Harvard | Mr. African Energy
GMAT 750, GPA 3.4
Duke Fuqua | Mr. Quality Assurance
GMAT 770, GPA 3.6
Columbia | Mr. Energy Italian
GMAT 700, GPA 3.5
Duke Fuqua | Mr. Salesman
GMAT 700, GPA 3.0
Stanford GSB | Mr. Army Engineer
GRE 326, GPA 3.89
Chicago Booth | Ms. Indian Banker
GMAT 740, GPA 9.18/10
INSEAD | Mr. INSEAD Aspirant
GRE 322, GPA 3.5
Duke Fuqua | Mr. Army Aviator
GRE 314, GPA 3.8
Kellogg | Ms. Big4 M&A
GMAT 740, GPA 3.7
Harvard | Mr. Renewables Athlete
GMAT 710 (1st take), GPA 3.63
Harvard | Mr. Healthcare PE
GRE 340, GPA 3.5
Harvard | Mr. Military Quant
GMAT 730, GPA 3.6
Wharton | Mr. Future Non-Profit
GMAT 720, GPA 8/10
UCLA Anderson | Mr. SME Consulting
GMAT 740, GPA 3.55 (as per WES paid service)
Chicago Booth | Mr. Healthcare PM
GMAT 730, GPA 2.8
Kellogg | Mr. Concrete Angel
GRE 318, GPA 3.33
Kellogg | Mr. Maximum Impact
GMAT Waiver, GPA 3.77
MIT Sloan | Ms. Rocket Engineer
GMAT 710, GPA 3.9
Wharton | Ms. Interstellar Thinker
GMAT 740, GPA 7.6/10
Harvard | Mr. Finance
GMAT 750, GPA 3.0
Harvard | Mr. Defense Engineer
GMAT 730, GPA 3.6
Kellogg | Ms. Sustainable Development
GRE N/A, GPA 3.4
Chicago Booth | Mr. Unilever To MBB
GRE 308, GPA 3.8
Harvard | Ms. Female Sales Leader
GMAT 740 (target), GPA 3.45
Tuck | Mr. Liberal Arts Military
GMAT 680, GPA 2.9
Harvard | Ms. Gay Techie
GRE 332, GPA 3.88
INSEAD | Mr. Product Manager
GMAT 740, GPA 63%

Double Admits: How To Get Into Harvard & Stanford

Interested in Tech? Read This.

Traditionally, the MBA was synonymous with industries like consulting and finance.

While it still is relevant in those industries, other fields such as tech are vying for MBA grads to bring finance and management chops to their business.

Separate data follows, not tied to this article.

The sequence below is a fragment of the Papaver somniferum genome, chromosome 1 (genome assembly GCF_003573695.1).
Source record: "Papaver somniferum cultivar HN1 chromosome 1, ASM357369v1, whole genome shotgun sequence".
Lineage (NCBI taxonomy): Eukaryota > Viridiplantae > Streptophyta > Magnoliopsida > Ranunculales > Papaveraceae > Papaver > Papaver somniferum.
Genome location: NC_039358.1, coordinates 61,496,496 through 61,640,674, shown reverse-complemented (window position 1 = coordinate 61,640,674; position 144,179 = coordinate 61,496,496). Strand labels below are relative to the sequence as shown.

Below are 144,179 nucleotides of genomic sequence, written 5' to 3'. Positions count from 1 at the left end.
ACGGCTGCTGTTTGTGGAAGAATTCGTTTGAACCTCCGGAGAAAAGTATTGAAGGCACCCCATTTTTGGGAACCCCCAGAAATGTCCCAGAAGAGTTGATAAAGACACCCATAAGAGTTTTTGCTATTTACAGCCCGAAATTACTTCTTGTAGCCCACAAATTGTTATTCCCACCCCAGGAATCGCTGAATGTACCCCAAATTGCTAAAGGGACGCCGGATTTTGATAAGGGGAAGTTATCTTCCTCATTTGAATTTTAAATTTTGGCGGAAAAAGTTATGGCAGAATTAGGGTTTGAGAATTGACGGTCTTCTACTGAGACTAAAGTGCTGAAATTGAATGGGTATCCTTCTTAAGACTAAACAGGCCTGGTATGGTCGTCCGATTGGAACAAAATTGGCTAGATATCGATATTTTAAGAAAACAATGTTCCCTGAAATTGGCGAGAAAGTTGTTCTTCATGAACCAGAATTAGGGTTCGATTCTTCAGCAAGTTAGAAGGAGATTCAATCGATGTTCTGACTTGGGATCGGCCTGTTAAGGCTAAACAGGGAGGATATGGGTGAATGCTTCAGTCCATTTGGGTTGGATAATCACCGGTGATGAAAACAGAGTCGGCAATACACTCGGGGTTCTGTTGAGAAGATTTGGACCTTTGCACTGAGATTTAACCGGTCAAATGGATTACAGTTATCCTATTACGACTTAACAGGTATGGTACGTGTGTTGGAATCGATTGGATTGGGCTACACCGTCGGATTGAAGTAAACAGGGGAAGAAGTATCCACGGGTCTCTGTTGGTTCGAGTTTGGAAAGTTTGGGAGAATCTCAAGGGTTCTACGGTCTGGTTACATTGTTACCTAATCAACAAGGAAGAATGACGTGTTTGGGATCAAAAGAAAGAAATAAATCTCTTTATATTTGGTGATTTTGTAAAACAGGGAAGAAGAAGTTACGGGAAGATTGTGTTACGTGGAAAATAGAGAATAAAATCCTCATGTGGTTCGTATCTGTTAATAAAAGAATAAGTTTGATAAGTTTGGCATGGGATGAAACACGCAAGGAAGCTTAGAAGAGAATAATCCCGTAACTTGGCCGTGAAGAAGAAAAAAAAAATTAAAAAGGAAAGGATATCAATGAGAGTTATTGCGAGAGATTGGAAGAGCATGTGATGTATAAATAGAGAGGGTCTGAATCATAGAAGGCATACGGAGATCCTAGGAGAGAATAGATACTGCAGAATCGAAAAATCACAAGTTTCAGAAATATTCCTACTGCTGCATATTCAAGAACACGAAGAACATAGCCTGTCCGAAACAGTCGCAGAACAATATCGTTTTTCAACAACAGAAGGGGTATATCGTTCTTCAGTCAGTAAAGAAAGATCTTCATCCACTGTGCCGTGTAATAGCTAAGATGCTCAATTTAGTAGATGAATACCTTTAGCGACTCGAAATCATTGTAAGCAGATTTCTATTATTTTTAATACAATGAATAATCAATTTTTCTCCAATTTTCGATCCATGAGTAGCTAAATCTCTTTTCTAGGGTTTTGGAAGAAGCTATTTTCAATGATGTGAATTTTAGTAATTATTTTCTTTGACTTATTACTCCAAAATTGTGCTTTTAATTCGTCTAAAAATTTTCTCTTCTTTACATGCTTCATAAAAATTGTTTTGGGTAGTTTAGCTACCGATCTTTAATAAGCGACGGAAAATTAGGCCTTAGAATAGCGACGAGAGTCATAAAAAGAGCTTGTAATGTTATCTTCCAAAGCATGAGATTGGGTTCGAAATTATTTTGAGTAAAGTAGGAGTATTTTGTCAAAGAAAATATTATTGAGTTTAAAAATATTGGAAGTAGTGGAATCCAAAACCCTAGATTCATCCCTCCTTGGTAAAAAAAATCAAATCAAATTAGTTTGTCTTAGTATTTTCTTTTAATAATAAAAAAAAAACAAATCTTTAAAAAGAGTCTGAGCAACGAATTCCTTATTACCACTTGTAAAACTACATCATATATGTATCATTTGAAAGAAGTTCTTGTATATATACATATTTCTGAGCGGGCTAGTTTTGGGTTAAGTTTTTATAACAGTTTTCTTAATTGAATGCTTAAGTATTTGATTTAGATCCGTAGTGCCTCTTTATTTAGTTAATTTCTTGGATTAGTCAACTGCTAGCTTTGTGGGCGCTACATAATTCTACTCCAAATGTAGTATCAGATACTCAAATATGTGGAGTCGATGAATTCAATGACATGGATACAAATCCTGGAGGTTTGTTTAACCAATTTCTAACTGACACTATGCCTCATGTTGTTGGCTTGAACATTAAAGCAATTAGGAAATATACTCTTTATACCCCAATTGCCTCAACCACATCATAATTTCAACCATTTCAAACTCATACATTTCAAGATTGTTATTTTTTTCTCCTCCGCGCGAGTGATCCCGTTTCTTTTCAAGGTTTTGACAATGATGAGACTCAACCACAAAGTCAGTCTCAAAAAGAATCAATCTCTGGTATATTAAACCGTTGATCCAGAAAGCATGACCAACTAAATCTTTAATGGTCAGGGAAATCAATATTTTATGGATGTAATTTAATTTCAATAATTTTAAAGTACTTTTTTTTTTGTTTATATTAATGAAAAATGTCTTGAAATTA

Seb Murray, of Find MBA, recently spoke to a few experts on why the MBA is in such hot demand for tech firms.

“We’ve observed a trend, away from traditional MBA recruiting industries like consulting and investment banking towards technology firms, both large and small,” Sarah Rumbaugh, CEO of Relish, tells Find MBA.

THE MBA APPEAL

What exactly do tech companies see in MBAs?

“MBAs offer the skillsets to ensure the fundamentals are sound, such as finance,” Jean Ann Schulte, director of recruiting and employer relations at MIT Sloan School of Management, tells Find MBA. “They provide reassurance that a strong management team, with deep professional networks, backs the founders’ pitch deck.”

Specifically, MBAs may be fit for roles at tech companies in strategy, business development, and corporate development.

“They use their expertise in product management, product marketing, and corporate marketing,” according to MBA Crystal Ball. “They also work closely with finance, operations, supply chair and procurement, and sales, and HR. That’s already more than a dash.”

WHAT MBAS NEED IN TECH

If you’re an MBA looking to get in tech, you’ll need to take note of a few skills that tech firms search for in MBA grads.

“Not all MBAs are equally well-suited to work in a startup. Ideally, they can speak the technical language of the founders’ vision,” Shulte tells Find MBA.

Moreover, not all startups necessarily need an MBA.

“It’s not obvious that the skillsets, frameworks and case studies in the classroom will translate to a dynamic and practical young company,” Sean Sullivan, an MIT Sloan MBA candidate, tells Find MBA.

MBA grads will also need to be cognizant of the timeline of when startups hire.

“Startups usually do ‘just in time’ hiring and typically don’t know what types of internships, projects or jobs they will have until spring,” Doug Massa, a corporate relationship manager at UC Berkeley’s Haas School of Business, tells Find MBA.

Sources: Find MBA, MBA Crystal Ball.